plus-23, in 135 games), followed by a pair of seasons in Hershey (5-25-30,
plus-19, in 70 games over two seasons), plus a stint in the KHL (8-8-16,
plus-10, I 55 games in 2020-2021 with Ufa Salavat Yulayev). That progress, and his production along the way,
plus already having an NHL physical frame (6’4”/196) suggests he could get some
playing time with the parent club this season, perhaps some significant
time. His immediate competition comes from
the young (Martin Fehervary) and the old (Matt Irwin), but the Caps did employ
ten defensemen in the last full 82-game season, in 2018-2019. He has to be in the mix for call-ups, perhaps
an early reassignment. It would not be
much of a surprise if he dressed for 20 games this season as a waiver-exempt
Pheonix Copley (goalie). The Caps are not deep at the most important position on the ice and are depending on a pair of youngsters with a combined 82 games of regular season experience heading into the season. Pheonix Copley has experience, but only 29 games worth over three seasons, 27 of them with the Caps in 2018-2019 (24-16-7, 2.90, .905, one shutout). That 2018-2019 action was his last in the NHL to date. He has been fair in his most recent two seasons in Hershey, going 27-12-7, 2.53, .902, with four shutouts. But Copley has one season as a backup, one which he put up good back-up numbers for a very good team. Can he fill in as an emergency call-up if either Ilya Samsonov or Vitek Vanecek falter? Remember, the Caps’ number three goalie last season ended up leading the team with 37 appearances. Copley is not likely to come close to that this season, but he could end up getting 5-10 appearances.
Zach Fucale (goalie). Can a 26-year old goalie who has never appeared in an NHL game (and who is on waivers as of Sunday) figure in the mix of goalies who might play for the Caps this season? It says something about the depth at the position that we would entertain a “yes” answer here. Few will remember that Fucale was the first goalie selected in the 2013 Entry Draft (36th overall by Montreal), although it was not a great draft for goalies. He has labored since in the ECHL and AHL, joining the Caps in August 2020 as a free agent. The Caps saw something in him, signing him to a two-year/$1.5 million contract last March. Still, he has only the minor league record on his resume (37-34-4, 2.90, .904, three shut0uts in the AHL). The Caps have not used four goalies in a season since 2013-2014, so unless Fucale jumps Copley on the depth chart, it would seem unlikely he would get any time with the big club this season.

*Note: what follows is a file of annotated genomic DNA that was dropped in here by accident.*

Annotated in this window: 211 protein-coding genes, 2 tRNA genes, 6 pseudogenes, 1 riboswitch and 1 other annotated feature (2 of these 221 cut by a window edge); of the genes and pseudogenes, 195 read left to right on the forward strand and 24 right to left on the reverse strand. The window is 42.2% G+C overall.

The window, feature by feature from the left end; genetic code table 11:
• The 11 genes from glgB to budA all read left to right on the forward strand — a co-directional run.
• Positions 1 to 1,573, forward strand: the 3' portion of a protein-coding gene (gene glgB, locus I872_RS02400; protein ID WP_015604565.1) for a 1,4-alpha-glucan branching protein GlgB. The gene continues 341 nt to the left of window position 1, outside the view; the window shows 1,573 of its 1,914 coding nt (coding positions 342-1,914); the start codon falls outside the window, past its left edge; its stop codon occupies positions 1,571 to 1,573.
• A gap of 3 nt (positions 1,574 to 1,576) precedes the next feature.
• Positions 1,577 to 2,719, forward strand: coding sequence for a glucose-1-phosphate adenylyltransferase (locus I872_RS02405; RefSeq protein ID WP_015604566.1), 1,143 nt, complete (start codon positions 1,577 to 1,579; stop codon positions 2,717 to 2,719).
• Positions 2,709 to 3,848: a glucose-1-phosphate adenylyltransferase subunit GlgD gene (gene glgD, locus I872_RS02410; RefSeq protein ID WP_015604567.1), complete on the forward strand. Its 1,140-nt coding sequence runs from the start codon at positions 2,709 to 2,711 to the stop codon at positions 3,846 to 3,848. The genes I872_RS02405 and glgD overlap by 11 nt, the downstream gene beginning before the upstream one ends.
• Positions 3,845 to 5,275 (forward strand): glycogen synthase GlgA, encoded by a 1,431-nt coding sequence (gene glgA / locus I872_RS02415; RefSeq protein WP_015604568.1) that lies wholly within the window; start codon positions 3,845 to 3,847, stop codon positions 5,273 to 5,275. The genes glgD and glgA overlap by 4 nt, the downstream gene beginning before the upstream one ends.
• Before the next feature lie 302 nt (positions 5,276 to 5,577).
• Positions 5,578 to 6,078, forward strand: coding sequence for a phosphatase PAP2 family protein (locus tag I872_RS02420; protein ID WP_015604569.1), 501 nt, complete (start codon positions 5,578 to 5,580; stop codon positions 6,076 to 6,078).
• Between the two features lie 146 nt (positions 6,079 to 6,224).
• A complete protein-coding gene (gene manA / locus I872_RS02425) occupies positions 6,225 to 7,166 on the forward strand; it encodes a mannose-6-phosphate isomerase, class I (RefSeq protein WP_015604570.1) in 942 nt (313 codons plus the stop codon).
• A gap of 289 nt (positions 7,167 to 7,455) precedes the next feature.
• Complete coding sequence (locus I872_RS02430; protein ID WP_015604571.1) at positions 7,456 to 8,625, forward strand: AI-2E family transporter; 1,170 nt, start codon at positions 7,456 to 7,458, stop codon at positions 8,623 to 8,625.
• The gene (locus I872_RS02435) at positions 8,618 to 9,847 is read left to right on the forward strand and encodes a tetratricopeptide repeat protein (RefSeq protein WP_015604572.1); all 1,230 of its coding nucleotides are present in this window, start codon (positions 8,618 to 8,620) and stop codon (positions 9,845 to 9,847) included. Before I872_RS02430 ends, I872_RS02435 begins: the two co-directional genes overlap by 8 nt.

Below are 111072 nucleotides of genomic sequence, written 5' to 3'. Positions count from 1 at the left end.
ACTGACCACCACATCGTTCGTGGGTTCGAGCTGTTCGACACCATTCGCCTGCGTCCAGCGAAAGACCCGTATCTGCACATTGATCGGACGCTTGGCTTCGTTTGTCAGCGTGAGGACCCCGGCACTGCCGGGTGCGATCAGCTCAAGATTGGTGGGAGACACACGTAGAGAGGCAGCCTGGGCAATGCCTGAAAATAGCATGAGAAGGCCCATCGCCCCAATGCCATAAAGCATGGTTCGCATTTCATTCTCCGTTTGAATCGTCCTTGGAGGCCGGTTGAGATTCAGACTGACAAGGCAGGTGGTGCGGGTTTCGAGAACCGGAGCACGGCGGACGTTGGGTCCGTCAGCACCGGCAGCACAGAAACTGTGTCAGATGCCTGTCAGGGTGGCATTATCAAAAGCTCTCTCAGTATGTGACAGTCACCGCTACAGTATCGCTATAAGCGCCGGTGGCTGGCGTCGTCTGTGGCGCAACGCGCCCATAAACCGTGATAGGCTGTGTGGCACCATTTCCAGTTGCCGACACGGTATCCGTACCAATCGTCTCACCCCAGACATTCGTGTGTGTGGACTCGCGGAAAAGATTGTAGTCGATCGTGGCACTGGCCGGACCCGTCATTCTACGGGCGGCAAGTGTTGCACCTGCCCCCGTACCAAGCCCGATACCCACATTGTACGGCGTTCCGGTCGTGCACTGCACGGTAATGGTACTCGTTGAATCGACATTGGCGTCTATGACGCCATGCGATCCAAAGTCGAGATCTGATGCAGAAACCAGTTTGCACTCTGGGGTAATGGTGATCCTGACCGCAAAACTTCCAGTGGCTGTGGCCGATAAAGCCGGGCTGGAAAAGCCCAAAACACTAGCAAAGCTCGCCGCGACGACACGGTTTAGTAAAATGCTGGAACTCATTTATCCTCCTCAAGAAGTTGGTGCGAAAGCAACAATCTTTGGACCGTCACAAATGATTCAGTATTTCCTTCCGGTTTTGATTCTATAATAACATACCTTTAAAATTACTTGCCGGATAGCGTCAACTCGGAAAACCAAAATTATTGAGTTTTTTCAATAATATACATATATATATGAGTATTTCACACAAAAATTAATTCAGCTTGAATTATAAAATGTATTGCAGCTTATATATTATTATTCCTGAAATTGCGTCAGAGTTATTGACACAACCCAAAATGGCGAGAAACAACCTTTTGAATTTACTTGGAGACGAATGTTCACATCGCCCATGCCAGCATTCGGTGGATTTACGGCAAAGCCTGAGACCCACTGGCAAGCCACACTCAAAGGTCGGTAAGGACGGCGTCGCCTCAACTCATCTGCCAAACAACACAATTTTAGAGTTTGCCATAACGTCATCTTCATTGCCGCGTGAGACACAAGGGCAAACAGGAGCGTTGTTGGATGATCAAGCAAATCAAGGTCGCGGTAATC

Eight skaters appeared in ten or fewer games last season for the Caps. One goalie – Craig Anderson – appeared in only four games. Four of those skaters and Anderson are no longer in the organization. Whether such players are prospects getting their first taste of NHL action or veterans who have spent most of their careers in the minors, getting the occasional call-up, it is the realization of a dream. And that they do not often make a lasting impact on their teams on the stat sheets in their brief stints in the show, they can be important in those instances when injury or performance require a jump start or some patchwork to get through a tough stretch. Pay attention to who gets the call for the Caps this season; perhaps there will be a gold nugget in there whose short stay will be memorable.